Sometimes, there is nothing quite like the true story of another human being's life and work to make you look at your own life choices in a different light.
This thought occurs to me after watching a twenty-something-year-old Jane Goodall fairly float through the Tanzanian jungle on the silver screen; her bare feet never hesitating in step, her long bronze legs carrying her swiftly through the space between dangling vines and fallen trees.
Now seated at her vantage point with pen and notes in hand, Jane's smooth young-adult face is clear and focused; concentrating, observing.
There is not a hint of distraction in the air around her.
With rare exception, it is as though she is totally unaware of the camera -- recently foisted upon her, against her wishes (and along with the attendant cameraman), by her funders at the National Geographic Society.
Her only goal, she declares in writing, is to be accepted by the tribe of chimpanzees that keeps fleeing from her across Gombe Stream National Park -- so that she can study them up close.
And this is the singular goal she will devote her entire life to achieving.
Even later -- after she and the cameraman fall in love and marry and have a baby boy they nickname "Grub," in a serendipitous turn of events she did not intend or anticipate -- this is the goal she will continue prioritizing, to the near-exclusion of everything else.
Even after her husband's work relocates him indefinitely to the Serengeti.
Even after young Grub's need for "socialization" demands that he, too, leave Gombe, and head off to London alone.
Throughout each of these compromises, Jane's face remains steadfast and fierce in its certainty.
It does not matter a whit what the headlines are booming about her around the globe; whether they are currently praising or damning her for her discoveries -- or attributing her ethnographic fame to that exquisite pair of long bronze legs.
What becomes obvious; what is so easy to admire about Jane Goodall, is how there was never an iota of doubt in her mind, that Gombe was exactly where she needed to be.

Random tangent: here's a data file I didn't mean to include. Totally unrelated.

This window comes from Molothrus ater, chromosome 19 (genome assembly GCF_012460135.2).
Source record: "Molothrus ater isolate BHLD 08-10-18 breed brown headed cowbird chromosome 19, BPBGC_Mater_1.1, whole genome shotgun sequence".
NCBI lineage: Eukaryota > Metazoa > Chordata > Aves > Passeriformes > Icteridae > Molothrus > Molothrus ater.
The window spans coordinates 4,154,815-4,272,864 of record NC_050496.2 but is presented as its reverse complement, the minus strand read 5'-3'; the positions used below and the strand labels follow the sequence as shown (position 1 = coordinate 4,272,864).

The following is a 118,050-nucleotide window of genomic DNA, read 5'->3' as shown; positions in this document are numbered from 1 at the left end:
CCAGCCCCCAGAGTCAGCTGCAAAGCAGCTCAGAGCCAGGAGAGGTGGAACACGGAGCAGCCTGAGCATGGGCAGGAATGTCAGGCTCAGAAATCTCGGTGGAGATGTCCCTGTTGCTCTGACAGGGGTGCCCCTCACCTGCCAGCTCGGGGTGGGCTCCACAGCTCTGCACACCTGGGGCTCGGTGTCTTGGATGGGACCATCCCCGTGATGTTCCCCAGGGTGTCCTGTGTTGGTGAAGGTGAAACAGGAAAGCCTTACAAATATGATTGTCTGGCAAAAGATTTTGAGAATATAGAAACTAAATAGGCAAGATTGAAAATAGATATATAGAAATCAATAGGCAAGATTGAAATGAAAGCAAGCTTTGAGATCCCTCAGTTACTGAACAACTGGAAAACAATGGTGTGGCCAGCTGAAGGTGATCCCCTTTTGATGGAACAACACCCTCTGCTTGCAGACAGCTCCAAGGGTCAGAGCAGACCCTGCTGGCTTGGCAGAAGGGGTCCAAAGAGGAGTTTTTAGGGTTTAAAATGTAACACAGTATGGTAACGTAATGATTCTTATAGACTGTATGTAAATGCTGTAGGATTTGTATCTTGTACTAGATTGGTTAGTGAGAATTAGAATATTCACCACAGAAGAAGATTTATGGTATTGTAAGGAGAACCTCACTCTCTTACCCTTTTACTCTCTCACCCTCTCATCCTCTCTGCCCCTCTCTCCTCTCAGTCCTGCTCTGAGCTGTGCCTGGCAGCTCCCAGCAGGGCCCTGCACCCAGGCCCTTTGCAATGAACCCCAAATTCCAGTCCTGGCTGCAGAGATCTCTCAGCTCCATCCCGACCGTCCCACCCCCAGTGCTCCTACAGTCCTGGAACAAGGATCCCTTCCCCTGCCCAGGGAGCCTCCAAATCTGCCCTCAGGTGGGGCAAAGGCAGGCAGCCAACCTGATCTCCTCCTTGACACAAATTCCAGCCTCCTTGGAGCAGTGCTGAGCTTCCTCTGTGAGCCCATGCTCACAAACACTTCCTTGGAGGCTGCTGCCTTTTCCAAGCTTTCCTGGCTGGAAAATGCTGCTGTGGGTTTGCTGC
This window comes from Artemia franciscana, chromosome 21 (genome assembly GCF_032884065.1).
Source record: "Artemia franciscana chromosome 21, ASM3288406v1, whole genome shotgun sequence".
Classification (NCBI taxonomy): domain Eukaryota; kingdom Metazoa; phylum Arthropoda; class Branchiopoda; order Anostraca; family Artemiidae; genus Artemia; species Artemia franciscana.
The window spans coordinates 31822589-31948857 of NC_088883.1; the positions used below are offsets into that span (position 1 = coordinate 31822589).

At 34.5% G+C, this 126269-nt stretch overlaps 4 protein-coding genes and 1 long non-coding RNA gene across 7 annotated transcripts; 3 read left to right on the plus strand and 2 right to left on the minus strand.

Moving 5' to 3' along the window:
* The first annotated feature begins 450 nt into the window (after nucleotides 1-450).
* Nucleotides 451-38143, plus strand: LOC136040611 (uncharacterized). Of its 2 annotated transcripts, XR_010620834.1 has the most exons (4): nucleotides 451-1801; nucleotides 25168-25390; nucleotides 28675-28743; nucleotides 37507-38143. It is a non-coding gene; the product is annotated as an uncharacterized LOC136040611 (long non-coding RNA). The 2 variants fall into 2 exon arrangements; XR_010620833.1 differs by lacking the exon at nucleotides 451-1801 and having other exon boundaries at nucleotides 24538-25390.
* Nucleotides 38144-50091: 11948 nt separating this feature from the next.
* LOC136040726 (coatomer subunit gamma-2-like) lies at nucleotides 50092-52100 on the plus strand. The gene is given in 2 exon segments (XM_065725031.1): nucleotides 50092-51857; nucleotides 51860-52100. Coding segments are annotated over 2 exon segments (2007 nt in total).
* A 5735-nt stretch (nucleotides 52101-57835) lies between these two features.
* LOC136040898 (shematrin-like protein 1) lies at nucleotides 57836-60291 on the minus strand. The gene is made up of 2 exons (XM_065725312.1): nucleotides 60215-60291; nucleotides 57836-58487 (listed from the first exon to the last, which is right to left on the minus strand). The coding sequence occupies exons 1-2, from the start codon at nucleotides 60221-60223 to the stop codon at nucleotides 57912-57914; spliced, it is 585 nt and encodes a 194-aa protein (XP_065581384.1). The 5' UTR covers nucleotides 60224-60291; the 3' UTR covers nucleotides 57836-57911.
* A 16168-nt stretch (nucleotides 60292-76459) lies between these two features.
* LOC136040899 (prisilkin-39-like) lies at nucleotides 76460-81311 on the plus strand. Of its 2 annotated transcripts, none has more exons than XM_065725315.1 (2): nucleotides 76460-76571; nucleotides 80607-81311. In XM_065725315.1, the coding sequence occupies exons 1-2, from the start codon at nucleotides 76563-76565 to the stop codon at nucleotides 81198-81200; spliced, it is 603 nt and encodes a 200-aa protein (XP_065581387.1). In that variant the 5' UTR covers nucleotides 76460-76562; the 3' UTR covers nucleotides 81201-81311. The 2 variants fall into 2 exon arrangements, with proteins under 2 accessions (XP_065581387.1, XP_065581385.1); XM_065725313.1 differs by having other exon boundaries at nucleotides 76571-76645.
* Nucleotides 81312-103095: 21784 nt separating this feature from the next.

There is no visible fear, regret or confusion; we don't see her biting her nails or moaning about all that she's missing, by virtue of living with chimps in the east African forest.
There is only devotion to the world she has chosen; immersion in that which fascinates her; and revelry among the community wherein she feels the greatest sense of connection and wonder.
After vicariously experiencing her life for two hours, you can't help but leave the movie thinking:
How amazing and rare, to be so clear; so patiently singular in focus; so damn unapologetic about the strange and unconventional thing you feel inexorably drawn into doing.
... Which is not to say we all need to go and devote our lives to a single all-consuming pursuit that takes us away from husbands and families and indeed most of society for long stretches of time...
... But if we ever FELT like it...
... If it ever felt like the world was askingus to surrender parts of our individual identity, in order to step into something greater for humankind and for the planet...
... Would that we could ALL tap that deep well of inner conviction -- that still and sure place, where the voices of others fade blissfully to silence -- that Jane clearly tapped to fuel her life's work.